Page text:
Source/Disclosures
Disclosures: Craft reports receiving grants from the National Institute on Aging, nonfinancial support from Eli Lilly during the conduct of the study and personal fees from T3D Therapeutics and vTv Therapeutics outside the submitted work. Please see the study for all other authors’ relevant financial disclosures.
June 22, 2020
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Intranasal insulin shows no functional, cognitive benefits for older adults

Source/Disclosures
Disclosures: Craft reports receiving grants from the National Institute on Aging, nonfinancial support from Eli Lilly during the conduct of the study and personal fees from T3D Therapeutics and vTv Therapeutics outside the submitted work. Please see the study for all other authors’ relevant financial disclosures.
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Intranasal insulin treatment over a 12-month period failed to provide cognitive or functional benefits to older adults with amnestic mild cognitive impairment or Alzheimer’s disease, according to a study published in JAMA Neurology.

“Insulin modulates aspects of brain function relevant to Alzheimer’s disease and can be delivered to the brain using intranasal devices,” Suzanne Craft, PhD, professor of gerontology and geriatric medicine at Wake Forest School of Medicine, and colleagues wrote. “To date, the use of intranasal insulin to treat persons with mild cognitive impairment and Alzheimer’s disease dementia remains to be examined in a multisite trial.”

A 2012 pilot clinical trial showed that daily intranasal administration of 20 IU to 40 IU of insulin for 4 months to participants with Alzheimer’s or mild cognitive impairment preserved performance on cognitive tests and enhanced cerebral glucose metabolism. A recently published trial showed that there was no clear functional or cognitive benefits of 40 IU of intranasal insulin treatment over a 12-month period.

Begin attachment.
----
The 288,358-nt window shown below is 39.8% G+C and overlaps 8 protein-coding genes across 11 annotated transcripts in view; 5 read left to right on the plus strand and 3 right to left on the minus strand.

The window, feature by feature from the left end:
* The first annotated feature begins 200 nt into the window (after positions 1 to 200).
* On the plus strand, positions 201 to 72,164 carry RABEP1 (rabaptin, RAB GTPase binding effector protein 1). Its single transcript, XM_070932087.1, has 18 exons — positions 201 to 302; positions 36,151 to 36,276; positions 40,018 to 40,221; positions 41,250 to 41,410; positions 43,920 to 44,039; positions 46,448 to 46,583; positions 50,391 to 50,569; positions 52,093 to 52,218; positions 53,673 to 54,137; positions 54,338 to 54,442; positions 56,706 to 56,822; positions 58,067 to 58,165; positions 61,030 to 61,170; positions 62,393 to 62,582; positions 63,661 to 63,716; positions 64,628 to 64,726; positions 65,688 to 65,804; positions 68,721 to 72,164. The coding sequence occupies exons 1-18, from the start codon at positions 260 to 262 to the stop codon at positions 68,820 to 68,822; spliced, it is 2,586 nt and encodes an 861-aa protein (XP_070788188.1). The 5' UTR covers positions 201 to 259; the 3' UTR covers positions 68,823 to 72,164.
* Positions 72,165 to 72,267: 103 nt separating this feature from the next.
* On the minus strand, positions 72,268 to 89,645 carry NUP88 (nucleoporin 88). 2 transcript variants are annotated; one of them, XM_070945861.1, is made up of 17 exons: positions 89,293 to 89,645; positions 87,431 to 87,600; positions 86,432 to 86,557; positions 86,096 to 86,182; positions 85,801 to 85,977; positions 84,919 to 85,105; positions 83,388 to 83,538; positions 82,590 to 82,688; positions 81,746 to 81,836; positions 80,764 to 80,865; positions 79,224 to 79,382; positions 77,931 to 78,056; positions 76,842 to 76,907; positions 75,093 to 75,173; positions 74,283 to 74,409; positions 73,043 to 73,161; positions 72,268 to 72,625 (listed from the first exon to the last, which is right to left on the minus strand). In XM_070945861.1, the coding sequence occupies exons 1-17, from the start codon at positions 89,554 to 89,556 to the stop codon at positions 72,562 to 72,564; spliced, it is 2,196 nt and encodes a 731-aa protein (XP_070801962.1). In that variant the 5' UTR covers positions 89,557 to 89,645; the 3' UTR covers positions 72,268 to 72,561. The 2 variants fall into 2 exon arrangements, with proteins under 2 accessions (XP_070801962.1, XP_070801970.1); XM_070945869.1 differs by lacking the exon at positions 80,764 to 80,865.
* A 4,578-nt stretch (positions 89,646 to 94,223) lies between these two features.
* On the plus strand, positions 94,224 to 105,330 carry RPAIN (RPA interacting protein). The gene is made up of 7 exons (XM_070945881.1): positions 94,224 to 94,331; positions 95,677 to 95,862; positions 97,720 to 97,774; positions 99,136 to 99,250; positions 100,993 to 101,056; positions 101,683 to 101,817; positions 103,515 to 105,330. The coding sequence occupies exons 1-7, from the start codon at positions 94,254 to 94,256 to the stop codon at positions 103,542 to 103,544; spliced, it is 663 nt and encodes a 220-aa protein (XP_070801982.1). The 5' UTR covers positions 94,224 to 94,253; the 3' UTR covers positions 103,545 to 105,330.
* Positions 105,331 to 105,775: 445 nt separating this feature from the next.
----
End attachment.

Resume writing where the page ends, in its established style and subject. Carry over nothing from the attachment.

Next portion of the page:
Craft S, et al. JAMA Neurol. 2020;doi:10.1001/jamaneurol.2020.1840.

Researchers conducted a randomized, double-blind clinical trial that included 289 participants (mean age, 70.9 years; 155 men). During the 12-month masked phase, approximately half the participants received 40 IU of insulin and the other half received placebo. Participants then completed a 6-month open-label extension trial.

According to the researchers, the first device that was used to administer treatment had “inconsistent reliability” and therefore was only used on 49 participants. They switched to a different device for the remaining 240 participants, although they acknowledged that this new device “had not been used previously” in patients with Alzheimer’s disease. The researchers designated this latter group the primary intention-to-treat cohort. This group was randomly assigned in an approximately 1:1 ratio to intranasal insulin or placebo.

Although there were no clinically important adverse events associated with intranasal insulin, Craft and colleagues found that regardless of treatment, there were no significant differences in participants’ Alzheimer’s Disease Assessment Scale-cognitive subscale 12 scores, cerebrospinal fluid outcomes, memory composite tests and MRI scans in the primary intention-to-treat cohort.

However, the researchers noted that the two devices used in the study had different modes of delivery. This may have affected how insulin entered participants’ central nervous systems, potentially complicating the results of the study. They said further research is needed with “reliable insulin delivery devices that have indicated the ability to elevate insulin in the central nervous system” to ascertain whether there is a therapeutic benefit of intranasal insulin in older adults with mild cognitive impairment or Alzheimer’s disease.